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arouse

[uh-rouz] /əˈraʊz/
verb (used with object), aroused, arousing.
1.
to stir to action or strong response; excite:
to arouse a crowd; to arouse suspicion.
2.
to stimulate sexually.
3.
to awaken; wake up:
The footsteps aroused the dog.
verb (used without object), aroused, arousing.
4.
to awake or become aroused:
At dawn the farmers began to arouse.
Origin
1585-1595
1585-95; a-3 + rouse1, modeled on arise
Related forms
arousability, noun
arousable, adjective
arousal
[uh-rou-zuh l] /əˈraʊ zəl/ (Show IPA),
noun
arouser, noun
nonarousal, noun
overarousal, noun
rearousal, noun
rearouse, verb, rearoused, rearousing.
semiarousal, noun
subarousal, noun
unarousable, adjective
unaroused, adjective
unarousing, adjective
well-aroused, adjective
Can be confused
arose, arouse.
Synonyms
1. animate; inspirit, inspire; incite, provoke, instigate; stimulate, kindle, fire.
Antonyms
1. calm.
Dictionary.com Unabridged
Based on the Random House Dictionary, © Random House, Inc. 2014.
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Examples for arousal
  • They rated each ritual's frequency and the level of arousal involved.
  • It is primarily based on physical arousal and lasts as long.
  • Apparently, success in the sleepy subjects required activation of the hippocampus together with basic arousal circuits.
  • So first one area that brings people together is some kind of arousal, right.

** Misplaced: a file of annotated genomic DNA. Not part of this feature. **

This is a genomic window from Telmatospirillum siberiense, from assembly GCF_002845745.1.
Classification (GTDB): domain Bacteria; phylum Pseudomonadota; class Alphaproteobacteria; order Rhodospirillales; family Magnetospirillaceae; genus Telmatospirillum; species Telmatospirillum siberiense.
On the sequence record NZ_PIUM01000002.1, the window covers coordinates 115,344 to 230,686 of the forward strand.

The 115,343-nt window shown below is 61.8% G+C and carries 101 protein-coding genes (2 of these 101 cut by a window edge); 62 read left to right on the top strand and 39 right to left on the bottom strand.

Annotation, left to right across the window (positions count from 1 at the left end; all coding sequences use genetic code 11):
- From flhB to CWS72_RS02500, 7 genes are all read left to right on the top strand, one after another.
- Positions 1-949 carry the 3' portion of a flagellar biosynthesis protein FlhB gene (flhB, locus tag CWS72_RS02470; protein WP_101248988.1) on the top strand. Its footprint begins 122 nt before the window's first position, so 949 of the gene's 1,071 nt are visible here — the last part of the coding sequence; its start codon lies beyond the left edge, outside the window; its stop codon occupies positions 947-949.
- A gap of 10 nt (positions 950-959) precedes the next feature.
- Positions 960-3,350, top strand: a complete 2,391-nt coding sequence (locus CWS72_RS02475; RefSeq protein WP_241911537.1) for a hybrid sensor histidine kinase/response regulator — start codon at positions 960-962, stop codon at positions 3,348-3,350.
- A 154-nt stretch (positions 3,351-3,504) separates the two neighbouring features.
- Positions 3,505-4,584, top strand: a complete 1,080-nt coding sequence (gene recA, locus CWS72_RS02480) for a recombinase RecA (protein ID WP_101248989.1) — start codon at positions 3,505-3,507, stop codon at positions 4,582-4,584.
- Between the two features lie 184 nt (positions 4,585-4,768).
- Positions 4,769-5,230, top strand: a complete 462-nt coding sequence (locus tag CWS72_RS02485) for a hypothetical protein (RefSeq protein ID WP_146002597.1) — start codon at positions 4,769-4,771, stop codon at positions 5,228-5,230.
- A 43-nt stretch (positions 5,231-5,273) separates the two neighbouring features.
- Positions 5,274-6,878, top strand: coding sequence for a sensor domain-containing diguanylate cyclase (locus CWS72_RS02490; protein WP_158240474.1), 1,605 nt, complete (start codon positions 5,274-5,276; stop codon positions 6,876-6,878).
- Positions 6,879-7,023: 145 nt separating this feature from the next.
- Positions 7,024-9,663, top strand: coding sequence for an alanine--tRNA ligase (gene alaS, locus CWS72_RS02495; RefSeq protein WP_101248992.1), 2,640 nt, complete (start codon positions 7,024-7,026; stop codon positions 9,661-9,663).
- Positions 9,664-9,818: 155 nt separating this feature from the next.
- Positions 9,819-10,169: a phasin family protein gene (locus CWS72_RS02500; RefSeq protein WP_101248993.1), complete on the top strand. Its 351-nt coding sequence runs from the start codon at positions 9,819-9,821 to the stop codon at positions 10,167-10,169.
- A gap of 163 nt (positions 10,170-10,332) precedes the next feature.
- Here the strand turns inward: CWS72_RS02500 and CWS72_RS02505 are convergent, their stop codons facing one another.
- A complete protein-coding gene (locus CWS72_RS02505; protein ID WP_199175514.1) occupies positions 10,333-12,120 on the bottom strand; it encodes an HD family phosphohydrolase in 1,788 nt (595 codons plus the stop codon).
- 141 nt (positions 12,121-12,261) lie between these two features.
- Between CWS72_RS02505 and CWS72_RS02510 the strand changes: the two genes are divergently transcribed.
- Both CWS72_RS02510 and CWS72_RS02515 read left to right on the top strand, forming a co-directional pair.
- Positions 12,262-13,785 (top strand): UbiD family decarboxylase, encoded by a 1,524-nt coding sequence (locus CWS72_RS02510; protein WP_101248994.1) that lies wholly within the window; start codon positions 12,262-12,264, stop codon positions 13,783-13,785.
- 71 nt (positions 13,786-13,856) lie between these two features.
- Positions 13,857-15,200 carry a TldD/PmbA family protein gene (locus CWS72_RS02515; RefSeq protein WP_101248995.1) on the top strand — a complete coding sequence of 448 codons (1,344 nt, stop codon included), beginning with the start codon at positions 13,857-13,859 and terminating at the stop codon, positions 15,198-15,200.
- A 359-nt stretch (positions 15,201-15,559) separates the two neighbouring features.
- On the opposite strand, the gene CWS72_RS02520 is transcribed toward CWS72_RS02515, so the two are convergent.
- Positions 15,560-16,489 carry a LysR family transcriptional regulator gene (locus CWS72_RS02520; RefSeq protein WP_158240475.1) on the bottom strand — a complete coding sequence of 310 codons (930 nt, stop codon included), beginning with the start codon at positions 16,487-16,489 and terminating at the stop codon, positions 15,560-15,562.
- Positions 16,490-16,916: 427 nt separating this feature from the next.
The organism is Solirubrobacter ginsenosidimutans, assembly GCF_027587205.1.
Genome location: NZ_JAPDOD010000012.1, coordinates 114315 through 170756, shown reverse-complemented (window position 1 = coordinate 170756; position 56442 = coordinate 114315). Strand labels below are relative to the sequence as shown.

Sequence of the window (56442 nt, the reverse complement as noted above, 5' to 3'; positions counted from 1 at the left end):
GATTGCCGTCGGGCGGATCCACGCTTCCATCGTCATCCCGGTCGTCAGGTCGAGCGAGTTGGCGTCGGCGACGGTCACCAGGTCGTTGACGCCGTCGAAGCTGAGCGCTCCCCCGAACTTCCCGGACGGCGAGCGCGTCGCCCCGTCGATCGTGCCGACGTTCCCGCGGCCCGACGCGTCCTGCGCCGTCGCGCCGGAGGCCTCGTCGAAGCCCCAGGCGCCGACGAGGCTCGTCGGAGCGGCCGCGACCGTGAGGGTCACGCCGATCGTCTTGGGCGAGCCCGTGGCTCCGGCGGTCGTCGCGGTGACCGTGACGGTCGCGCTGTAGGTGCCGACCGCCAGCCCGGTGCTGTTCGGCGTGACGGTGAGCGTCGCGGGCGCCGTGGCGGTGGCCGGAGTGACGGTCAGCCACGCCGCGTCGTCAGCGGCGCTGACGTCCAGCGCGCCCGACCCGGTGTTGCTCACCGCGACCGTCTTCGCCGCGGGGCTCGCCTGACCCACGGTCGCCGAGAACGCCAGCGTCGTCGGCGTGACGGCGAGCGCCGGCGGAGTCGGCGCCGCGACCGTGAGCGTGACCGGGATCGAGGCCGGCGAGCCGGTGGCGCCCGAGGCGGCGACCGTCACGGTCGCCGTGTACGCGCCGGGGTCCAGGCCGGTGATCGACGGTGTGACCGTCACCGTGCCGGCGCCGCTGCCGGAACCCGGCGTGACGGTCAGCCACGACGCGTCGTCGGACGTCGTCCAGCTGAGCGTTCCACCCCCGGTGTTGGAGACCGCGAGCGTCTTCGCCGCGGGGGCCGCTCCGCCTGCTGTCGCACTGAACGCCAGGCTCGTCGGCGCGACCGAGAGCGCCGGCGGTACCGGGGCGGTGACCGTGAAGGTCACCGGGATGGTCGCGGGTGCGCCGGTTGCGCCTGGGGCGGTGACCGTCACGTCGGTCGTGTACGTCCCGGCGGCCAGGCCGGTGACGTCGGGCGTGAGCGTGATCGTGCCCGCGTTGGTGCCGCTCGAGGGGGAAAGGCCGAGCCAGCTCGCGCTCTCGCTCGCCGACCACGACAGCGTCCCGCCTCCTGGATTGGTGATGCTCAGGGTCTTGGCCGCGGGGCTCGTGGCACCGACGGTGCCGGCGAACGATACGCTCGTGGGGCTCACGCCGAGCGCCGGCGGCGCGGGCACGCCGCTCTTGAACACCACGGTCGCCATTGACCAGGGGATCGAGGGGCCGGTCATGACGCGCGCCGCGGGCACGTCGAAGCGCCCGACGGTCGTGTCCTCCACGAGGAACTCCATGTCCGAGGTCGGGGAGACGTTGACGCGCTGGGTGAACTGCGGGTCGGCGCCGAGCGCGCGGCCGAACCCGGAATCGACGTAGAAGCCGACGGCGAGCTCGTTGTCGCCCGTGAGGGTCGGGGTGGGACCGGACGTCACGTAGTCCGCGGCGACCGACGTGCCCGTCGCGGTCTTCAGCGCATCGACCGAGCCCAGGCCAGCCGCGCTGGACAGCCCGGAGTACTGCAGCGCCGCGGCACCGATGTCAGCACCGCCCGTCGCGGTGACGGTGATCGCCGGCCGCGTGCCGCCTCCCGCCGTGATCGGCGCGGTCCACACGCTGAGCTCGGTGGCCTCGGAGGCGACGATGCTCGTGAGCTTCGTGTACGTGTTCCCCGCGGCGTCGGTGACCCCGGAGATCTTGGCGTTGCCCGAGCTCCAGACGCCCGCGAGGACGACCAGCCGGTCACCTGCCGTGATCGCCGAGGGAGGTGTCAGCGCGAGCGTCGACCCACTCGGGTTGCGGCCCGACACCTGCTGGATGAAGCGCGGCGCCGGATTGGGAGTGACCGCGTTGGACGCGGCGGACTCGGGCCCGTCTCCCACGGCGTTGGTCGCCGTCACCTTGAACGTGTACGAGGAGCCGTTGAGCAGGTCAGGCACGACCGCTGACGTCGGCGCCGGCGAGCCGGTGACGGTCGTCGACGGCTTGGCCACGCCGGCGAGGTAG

• But the phenomenon of early arousal may be widespread.
  • If so, she might not be able to handle that state of arousal and hence, pees in her crate.
  • Sleep, for example, is a change in your arousal state.
  • More rigorous studies might have looked for signs of physical arousal in the presence of various stimuli.
  • Tactile arousal threshold of sleeping king penguins in a breeding colony.
  • Low arousal, measured along a continuous scale between these endpoints.
British Dictionary definitions for arousal

arouse

/əˈraʊz/
verb
1.
(transitive) to evoke or elicit (a reaction, emotion, or response); stimulate
2.
to awaken from sleep
Derived Forms
arousal, noun
arouser, noun
Collins English Dictionary - Complete & Unabridged 2012 Digital Edition
© William Collins Sons & Co. Ltd. 1979, 1986 © HarperCollins
Publishers 1998, 2000, 2003, 2005, 2006, 2007, 2009, 2012
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Word Origin and History for arousal
arouse
1590s, "awaken," from a- (1) "on" + rouse (q.v.). Related: Arousal (1854).
Online Etymology Dictionary, © 2010 Douglas Harper
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Encyclopedia Article for arousal

in psychology, the stimulation of the cerebral cortex into a state of general wakefulness, or attention. Activation proceeds from various portions of the brain, but primarily from the reticular formation, the nerve network in the midbrain that monitors ingoing and outgoing sensory and motor impulses. Activation, however, is not the same as direct cortical stimulation by specific sense receptors, such as being awakened by noise. It involves, rather, a complex of impulses that are both internal and external to the body. Electroencephalography (EEG) measures the degree of arousal.

Learn more about arousal with a free trial on Britannica.com
Encyclopedia Britannica, 2008. Encyclopedia Britannica Online.
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